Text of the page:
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Discussion Starter · #16 ·
Hopefully the improvement you see will only continue to get better with the baytril. If the bird does get better I would run him on it until no symptoms exist. At the 2-3 week point I would maybe give him the recommended dose of doxybird as well, I think its 3 days, to make sure he doesn't pick up a yeast infection in their crop. I'll keep checking back to see how progress is going.
Unfortunately the progress I think was my wishful thinking. I don't think they're getting better. I'll give them one more day, but I'm not seeing any real improvements and one of them, I call it "Exorcist Bird" because of it's 360 degree upside down head maneuvre. Perhaps this is PMV after all. I'm going to contact the pigeon FB group in my vicinity and see if anyone will take them. I can't keep them, especially now one of my other animals is in palliatve care mode. Otherwise it's euthanasia. They are hardly living their best lives right now. On the plus side, I haven't seen anymore cases for a week. Thanks again
 

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Discussion Starter · #18 ·
That may be so but from everything I read, they're not releasable, they can still have neuro issues down the track. It's terrible for them. But I can't keep them



Just hold on for another 3 or 4 weeks. Mine was at her worst by week 6 and then started improving.
 

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Hi,
I'm not new to this forum but new to this situation.
One of 'my' feral flock today, he was picking up pellets and tossing back his head to try and eat them. I wondered if he might have canker or another issue as I am currently treating a pidge for canker (wish her luck) and she can't swallow properly and I haven't managed to catch her husbird yet, so I initially I thought this bird might be the husbird of the hen I have as he was with her when I caught them and he looked a little ill, too, though not as bad and I didn't manage to catch him.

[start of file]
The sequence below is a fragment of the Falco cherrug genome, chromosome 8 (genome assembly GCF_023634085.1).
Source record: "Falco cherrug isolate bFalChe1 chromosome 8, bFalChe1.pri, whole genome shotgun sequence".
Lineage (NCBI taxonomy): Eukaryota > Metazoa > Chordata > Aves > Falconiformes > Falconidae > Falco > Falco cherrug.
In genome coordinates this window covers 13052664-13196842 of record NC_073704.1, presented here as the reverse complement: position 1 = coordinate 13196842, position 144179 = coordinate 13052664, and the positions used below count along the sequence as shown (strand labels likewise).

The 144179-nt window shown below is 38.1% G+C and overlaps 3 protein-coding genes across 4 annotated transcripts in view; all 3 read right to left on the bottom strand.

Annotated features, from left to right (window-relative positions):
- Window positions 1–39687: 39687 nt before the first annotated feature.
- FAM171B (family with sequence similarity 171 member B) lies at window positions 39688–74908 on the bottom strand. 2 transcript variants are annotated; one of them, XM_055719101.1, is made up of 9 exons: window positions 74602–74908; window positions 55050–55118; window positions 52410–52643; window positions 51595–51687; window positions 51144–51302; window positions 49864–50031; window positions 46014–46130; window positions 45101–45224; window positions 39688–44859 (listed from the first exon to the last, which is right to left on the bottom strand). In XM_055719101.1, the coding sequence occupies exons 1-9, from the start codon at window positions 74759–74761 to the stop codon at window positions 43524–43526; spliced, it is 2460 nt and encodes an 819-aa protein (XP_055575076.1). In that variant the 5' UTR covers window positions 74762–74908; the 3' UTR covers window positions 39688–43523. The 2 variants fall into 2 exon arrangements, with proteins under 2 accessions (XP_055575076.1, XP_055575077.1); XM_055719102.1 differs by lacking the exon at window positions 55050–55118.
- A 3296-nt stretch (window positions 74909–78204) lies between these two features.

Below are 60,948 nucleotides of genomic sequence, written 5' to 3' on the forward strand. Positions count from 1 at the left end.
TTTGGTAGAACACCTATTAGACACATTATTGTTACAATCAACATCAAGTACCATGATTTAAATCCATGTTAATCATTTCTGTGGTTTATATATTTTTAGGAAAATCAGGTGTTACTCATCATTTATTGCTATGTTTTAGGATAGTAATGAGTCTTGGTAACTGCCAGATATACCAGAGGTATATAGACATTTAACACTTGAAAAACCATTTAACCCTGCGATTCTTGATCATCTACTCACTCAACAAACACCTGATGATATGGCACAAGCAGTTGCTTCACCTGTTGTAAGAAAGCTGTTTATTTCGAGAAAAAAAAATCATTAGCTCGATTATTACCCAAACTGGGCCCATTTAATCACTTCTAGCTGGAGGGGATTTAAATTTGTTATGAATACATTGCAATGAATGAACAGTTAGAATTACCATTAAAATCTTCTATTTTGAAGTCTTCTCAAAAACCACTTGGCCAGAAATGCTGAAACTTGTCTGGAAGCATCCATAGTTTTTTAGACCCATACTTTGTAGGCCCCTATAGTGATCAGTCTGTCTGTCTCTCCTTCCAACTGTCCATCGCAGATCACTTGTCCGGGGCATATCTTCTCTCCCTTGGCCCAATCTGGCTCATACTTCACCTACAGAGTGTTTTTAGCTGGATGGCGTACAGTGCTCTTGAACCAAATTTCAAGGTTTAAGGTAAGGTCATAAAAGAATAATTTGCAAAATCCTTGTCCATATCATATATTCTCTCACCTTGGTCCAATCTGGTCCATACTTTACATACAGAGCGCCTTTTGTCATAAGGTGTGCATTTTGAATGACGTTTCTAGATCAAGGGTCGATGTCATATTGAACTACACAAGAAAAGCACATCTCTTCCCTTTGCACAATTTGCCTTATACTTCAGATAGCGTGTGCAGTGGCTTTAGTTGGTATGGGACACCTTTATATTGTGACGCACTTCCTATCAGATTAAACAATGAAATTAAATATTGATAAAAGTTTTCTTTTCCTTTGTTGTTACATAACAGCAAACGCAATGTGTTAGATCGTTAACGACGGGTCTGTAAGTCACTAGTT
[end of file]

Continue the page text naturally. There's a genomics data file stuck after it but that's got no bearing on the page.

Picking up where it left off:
Anyway, today's bird, he would then turn in a circle and then do the same thing (pick up a pellet and toss back his head) then turn in a circle. He was, however, suceeding in getting pellets in, despite his method.
It looked totally neurological to me so I came here to try and figure out what it might be, and of course PMV comes up as a possible cause. I also noticed that he let me near him; some of the birds do that as they know me, but also sick birds don't fly away as quickly as the others so I figured something's wrong with him and I also know neuro animals can sometimes lose their fear to a degree.

I lured him into my 'trap' and got him quite easily, though I let him eat some, first, which he was doing ok with.

At the moment he's undergoing 'quiet' time while he gets over the shock of being caught (I will examine later - weight and for canker, and he should have a full crop at the moment) but apart from the neurological signs, he looks quite healthy (fairly sure it's a cock bird), no fluffing up, no signs of anything respiratory and he was foraging the same as the others, at the same pace, just doing these weird movements. I don't yet know what his droppings are like.

So my questions are: his neuro signs, are these early or late signs of the disease? Is it possible he's already had it and got over it and this is his new' normal'?
Is it always fatal?